Tsurumi has installed a large fleet of drainage pumps at one of the deepest copper ore mines in Asia, with most of the pumps coming from the company’s KTZ series—one of the most widely used range of pumps offered by the Japanese manufacturer.

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At the Küre underground mine located in northwestern Turkey, mine owner/operator Eti Bakir uses almost 200 Tsurumi pumps of various types for dewatering. At right, two LH series Tsurumi pumps are on display at the local dealer’s showroom.
At the 980-m-deep underground mine located in Küre in the Turkish province of Kastamonu in northern Anatolia, 182 electrical submersible pumps of Tsurumi’s KTZ series form the backbone of the dewatering system. These pumps can move between 430 and 2,440 liters per minute (l/min) at a maximum pumping height of 48.5 m.

The most common pump used in the mine, with 47 installations, is the KTZ35.5, a medium-performance pump with a motor output of 5.5 kW, enabling it to pump up to 1,100 l/min. Its dry weight of 76 kg allows it to be moved by a small group of workers.

The dewatering process is also supported by 37 smaller KTZ32.2 pumps and 27 of the sister series KTZE, which are equipped with a level controller. These pumps self-control automatically. The controller, which has no moving parts, starts and stops the pump depending on the pre-selected water level. This discontinuous process saves electrical energy and prolongs its service life.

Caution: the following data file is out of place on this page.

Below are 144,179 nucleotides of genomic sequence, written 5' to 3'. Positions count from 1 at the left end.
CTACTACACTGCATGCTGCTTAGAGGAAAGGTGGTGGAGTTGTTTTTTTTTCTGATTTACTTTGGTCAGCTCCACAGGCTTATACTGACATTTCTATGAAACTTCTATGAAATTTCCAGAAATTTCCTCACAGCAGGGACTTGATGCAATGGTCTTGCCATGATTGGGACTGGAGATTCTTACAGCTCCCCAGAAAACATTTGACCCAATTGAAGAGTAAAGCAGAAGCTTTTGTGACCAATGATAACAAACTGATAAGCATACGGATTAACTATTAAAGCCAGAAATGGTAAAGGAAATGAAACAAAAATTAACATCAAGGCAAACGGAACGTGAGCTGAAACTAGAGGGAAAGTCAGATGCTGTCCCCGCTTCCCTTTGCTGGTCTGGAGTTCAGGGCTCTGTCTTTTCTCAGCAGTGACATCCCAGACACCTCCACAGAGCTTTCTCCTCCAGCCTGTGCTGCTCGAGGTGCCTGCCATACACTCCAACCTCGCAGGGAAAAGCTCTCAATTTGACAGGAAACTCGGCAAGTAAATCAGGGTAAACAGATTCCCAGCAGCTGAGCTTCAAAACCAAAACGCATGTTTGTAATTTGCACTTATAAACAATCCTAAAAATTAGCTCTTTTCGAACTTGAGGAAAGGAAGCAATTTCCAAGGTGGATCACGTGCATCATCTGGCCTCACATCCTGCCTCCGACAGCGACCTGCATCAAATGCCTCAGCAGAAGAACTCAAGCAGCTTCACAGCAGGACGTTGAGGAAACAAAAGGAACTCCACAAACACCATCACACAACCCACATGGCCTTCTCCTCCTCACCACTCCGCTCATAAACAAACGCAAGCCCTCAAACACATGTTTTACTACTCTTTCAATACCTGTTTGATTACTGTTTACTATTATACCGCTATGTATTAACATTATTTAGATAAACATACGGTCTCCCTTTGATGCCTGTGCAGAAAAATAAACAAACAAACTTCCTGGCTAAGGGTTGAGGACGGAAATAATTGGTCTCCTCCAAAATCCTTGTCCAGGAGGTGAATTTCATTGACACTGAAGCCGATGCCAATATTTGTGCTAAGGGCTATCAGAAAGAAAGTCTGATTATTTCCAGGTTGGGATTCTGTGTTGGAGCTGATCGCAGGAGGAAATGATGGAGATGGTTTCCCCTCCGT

The mine also uses 26 of Tsurumi’s much more powerful LH series to pump water vertically up to 132 m.

Tsurumi’s dealer in Istanbul, Bilgi Mühendislik Ticaret A.S., supplies the pumps and trains the equipment maintenance crew at the mine. Bilgi reported that service life and simple maintenance were paramount concerns to the customer, and pointed out that Tsurumi pumps are built using a service-friendly modular system with many universal parts, which simplifies spare parts inventory and ties up less capital. Technical details such as the pump’s patented forced lubrication, separately cast electrical conductor to prevent water penetration, and the use of ultra-hard materials such as silicone carbide, are a few examples of the reliability of the design. Many of its Tsurumi customers carry out their own maintenance on the pumps, according to Bilgi.